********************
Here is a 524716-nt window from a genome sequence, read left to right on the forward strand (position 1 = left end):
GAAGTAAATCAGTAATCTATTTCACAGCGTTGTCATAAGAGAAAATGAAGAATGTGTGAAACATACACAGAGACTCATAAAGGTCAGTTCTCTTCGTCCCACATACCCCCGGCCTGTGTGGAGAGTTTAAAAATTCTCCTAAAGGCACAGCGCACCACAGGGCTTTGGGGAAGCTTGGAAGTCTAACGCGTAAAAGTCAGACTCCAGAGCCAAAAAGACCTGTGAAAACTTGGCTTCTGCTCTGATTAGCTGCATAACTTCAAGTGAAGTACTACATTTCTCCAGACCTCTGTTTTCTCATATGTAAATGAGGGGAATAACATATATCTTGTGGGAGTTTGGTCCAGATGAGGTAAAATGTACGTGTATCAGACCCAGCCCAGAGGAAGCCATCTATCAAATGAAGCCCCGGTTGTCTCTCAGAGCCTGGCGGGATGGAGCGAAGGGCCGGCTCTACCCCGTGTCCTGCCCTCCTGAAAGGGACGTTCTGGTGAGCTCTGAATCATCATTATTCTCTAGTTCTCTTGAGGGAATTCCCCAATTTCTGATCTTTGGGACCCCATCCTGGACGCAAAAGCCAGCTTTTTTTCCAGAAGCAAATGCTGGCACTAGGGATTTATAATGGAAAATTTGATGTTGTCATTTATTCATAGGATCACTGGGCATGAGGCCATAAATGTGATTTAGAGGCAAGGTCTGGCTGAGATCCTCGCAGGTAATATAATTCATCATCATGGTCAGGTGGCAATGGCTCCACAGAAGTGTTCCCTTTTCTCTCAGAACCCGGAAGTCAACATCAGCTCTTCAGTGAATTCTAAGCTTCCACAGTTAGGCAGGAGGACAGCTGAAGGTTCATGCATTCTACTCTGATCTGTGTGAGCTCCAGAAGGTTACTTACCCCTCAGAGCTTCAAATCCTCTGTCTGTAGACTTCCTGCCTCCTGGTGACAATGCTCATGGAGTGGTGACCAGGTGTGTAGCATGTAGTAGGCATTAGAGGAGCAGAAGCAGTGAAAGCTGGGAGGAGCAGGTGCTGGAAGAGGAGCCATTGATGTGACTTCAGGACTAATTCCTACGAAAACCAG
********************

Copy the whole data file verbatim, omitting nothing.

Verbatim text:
Here is a 524716-nt window from a genome sequence, read left to right on the forward strand (position 1 = left end):
GAAGTAAATCAGTAATCTATTTCACAGCGTTGTCATAAGAGAAAATGAAGAATGTGTGAAACATACACAGAGACTCATAAAGGTCAGTTCTCTTCGTCCCACATACCCCCGGCCTGTGTGGAGAGTTTAAAAATTCTCCTAAAGGCACAGCGCACCACAGGGCTTTGGGGAAGCTTGGAAGTCTAACGCGTAAAAGTCAGACTCCAGAGCCAAAAAGACCTGTGAAAACTTGGCTTCTGCTCTGATTAGCTGCATAACTTCAAGTGAAGTACTACATTTCTCCAGACCTCTGTTTTCTCATATGTAAATGAGGGGAATAACATATATCTTGTGGGAGTTTGGTCCAGATGAGGTAAAATGTACGTGTATCAGACCCAGCCCAGAGGAAGCCATCTATCAAATGAAGCCCCGGTTGTCTCTCAGAGCCTGGCGGGATGGAGCGAAGGGCCGGCTCTACCCCGTGTCCTGCCCTCCTGAAAGGGACGTTCTGGTGAGCTCTGAATCATCATTATTCTCTAGTTCTCTTGAGGGAATTCCCCAATTTCTGATCTTTGGGACCCCATCCTGGACGCAAAAGCCAGCTTTTTTTCCAGAAGCAAATGCTGGCACTAGGGATTTATAATGGAAAATTTGATGTTGTCATTTATTCATAGGATCACTGGGCATGAGGCCATAAATGTGATTTAGAGGCAAGGTCTGGCTGAGATCCTCGCAGGTAATATAATTCATCATCATGGTCAGGTGGCAATGGCTCCACAGAAGTGTTCCCTTTTCTCTCAGAACCCGGAAGTCAACATCAGCTCTTCAGTGAATTCTAAGCTTCCACAGTTAGGCAGGAGGACAGCTGAAGGTTCATGCATTCTACTCTGATCTGTGTGAGCTCCAGAAGGTTACTTACCCCTCAGAGCTTCAAATCCTCTGTCTGTAGACTTCCTGCCTCCTGGTGACAATGCTCATGGAGTGGTGACCAGGTGTGTAGCATGTAGTAGGCATTAGAGGAGCAGAAGCAGTGAAAGCTGGGAGGAGCAGGTGCTGGAAGAGGAGCCATTGATGTGACTTCAGGACTAATTCCTACGAAAACCAG